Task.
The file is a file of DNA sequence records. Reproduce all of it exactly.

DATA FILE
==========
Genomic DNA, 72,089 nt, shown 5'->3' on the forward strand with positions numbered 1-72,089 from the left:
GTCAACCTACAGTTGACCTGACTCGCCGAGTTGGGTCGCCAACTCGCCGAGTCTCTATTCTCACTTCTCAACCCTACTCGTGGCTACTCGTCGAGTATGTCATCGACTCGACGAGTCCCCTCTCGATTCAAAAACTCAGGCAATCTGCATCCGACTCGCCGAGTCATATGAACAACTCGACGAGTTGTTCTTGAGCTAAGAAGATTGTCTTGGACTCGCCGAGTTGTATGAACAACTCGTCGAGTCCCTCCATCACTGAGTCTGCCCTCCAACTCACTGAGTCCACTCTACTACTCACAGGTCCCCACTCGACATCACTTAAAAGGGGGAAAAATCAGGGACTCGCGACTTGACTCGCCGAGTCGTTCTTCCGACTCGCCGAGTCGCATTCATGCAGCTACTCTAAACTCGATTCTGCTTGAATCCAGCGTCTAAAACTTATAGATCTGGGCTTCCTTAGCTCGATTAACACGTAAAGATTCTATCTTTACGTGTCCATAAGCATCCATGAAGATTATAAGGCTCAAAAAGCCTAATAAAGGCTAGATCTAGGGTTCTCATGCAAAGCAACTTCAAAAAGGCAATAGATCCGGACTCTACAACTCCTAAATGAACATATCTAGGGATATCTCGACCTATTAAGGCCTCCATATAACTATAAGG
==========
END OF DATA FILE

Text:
Genomic DNA, 72,089 nt, shown 5'->3' on the forward strand with positions numbered 1-72,089 from the left:
GTCAACCTACAGTTGACCTGACTCGCCGAGTTGGGTCGCCAACTCGCCGAGTCTCTATTCTCACTTCTCAACCCTACTCGTGGCTACTCGTCGAGTATGTCATCGACTCGACGAGTCCCCTCTCGATTCAAAAACTCAGGCAATCTGCATCCGACTCGCCGAGTCATATGAACAACTCGACGAGTTGTTCTTGAGCTAAGAAGATTGTCTTGGACTCGCCGAGTTGTATGAACAACTCGTCGAGTCCCTCCATCACTGAGTCTGCCCTCCAACTCACTGAGTCCACTCTACTACTCACAGGTCCCCACTCGACATCACTTAAAAGGGGGAAAAATCAGGGACTCGCGACTTGACTCGCCGAGTCGTTCTTCCGACTCGCCGAGTCGCATTCATGCAGCTACTCTAAACTCGATTCTGCTTGAATCCAGCGTCTAAAACTTATAGATCTGGGCTTCCTTAGCTCGATTAACACGTAAAGATTCTATCTTTACGTGTCCATAAGCATCCATGAAGATTATAAGGCTCAAAAAGCCTAATAAAGGCTAGATCTAGGGTTCTCATGCAAAGCAACTTCAAAAAGGCAATAGATCCGGACTCTACAACTCCTAAATGAACATATCTAGGGATATCTCGACCTATTAAGGCCTCCATATAACTATAAGG